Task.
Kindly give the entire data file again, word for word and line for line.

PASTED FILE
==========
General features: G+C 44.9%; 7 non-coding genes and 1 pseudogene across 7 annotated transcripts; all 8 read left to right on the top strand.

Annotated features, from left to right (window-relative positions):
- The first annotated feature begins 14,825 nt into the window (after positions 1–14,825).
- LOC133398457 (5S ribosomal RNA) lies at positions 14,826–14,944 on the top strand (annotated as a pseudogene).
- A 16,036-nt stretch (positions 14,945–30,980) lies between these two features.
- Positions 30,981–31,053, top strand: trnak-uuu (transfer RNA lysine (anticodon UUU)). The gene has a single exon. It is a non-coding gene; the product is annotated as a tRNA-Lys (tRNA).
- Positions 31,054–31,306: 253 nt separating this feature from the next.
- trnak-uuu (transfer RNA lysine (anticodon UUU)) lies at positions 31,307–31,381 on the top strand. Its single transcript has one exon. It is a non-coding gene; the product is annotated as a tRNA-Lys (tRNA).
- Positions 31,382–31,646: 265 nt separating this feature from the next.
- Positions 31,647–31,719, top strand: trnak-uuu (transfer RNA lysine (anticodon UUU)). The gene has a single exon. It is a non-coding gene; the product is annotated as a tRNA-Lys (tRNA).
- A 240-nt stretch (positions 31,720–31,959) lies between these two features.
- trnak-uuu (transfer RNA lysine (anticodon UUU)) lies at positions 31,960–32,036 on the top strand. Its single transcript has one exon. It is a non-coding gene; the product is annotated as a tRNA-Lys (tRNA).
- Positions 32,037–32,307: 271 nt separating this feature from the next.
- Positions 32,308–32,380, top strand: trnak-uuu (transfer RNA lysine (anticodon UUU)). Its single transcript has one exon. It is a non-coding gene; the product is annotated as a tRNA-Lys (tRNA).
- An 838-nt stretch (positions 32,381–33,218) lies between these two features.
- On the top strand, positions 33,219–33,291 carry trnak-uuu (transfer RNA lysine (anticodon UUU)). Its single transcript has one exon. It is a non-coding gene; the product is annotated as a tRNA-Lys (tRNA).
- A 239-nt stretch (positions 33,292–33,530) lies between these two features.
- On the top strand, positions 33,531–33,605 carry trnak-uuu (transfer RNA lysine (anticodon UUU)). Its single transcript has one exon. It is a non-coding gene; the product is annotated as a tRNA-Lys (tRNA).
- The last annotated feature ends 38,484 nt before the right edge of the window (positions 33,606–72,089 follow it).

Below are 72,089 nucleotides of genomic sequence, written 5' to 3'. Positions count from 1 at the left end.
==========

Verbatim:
General features: G+C 44.9%; 7 non-coding genes and 1 pseudogene across 7 annotated transcripts; all 8 read left to right on the top strand.

Annotated features, from left to right (window-relative positions):
- The first annotated feature begins 14,825 nt into the window (after positions 1–14,825).
- LOC133398457 (5S ribosomal RNA) lies at positions 14,826–14,944 on the top strand (annotated as a pseudogene).
- A 16,036-nt stretch (positions 14,945–30,980) lies between these two features.
- Positions 30,981–31,053, top strand: trnak-uuu (transfer RNA lysine (anticodon UUU)). The gene has a single exon. It is a non-coding gene; the product is annotated as a tRNA-Lys (tRNA).
- Positions 31,054–31,306: 253 nt separating this feature from the next.
- trnak-uuu (transfer RNA lysine (anticodon UUU)) lies at positions 31,307–31,381 on the top strand. Its single transcript has one exon. It is a non-coding gene; the product is annotated as a tRNA-Lys (tRNA).
- Positions 31,382–31,646: 265 nt separating this feature from the next.
- Positions 31,647–31,719, top strand: trnak-uuu (transfer RNA lysine (anticodon UUU)). The gene has a single exon. It is a non-coding gene; the product is annotated as a tRNA-Lys (tRNA).
- A 240-nt stretch (positions 31,720–31,959) lies between these two features.
- trnak-uuu (transfer RNA lysine (anticodon UUU)) lies at positions 31,960–32,036 on the top strand. Its single transcript has one exon. It is a non-coding gene; the product is annotated as a tRNA-Lys (tRNA).
- Positions 32,037–32,307: 271 nt separating this feature from the next.
- Positions 32,308–32,380, top strand: trnak-uuu (transfer RNA lysine (anticodon UUU)). Its single transcript has one exon. It is a non-coding gene; the product is annotated as a tRNA-Lys (tRNA).
- An 838-nt stretch (positions 32,381–33,218) lies between these two features.
- On the top strand, positions 33,219–33,291 carry trnak-uuu (transfer RNA lysine (anticodon UUU)). Its single transcript has one exon. It is a non-coding gene; the product is annotated as a tRNA-Lys (tRNA).
- A 239-nt stretch (positions 33,292–33,530) lies between these two features.
- On the top strand, positions 33,531–33,605 carry trnak-uuu (transfer RNA lysine (anticodon UUU)). Its single transcript has one exon. It is a non-coding gene; the product is annotated as a tRNA-Lys (tRNA).
- The last annotated feature ends 38,484 nt before the right edge of the window (positions 33,606–72,089 follow it).

Below are 72,089 nucleotides of genomic sequence, written 5' to 3'. Positions count from 1 at the left end.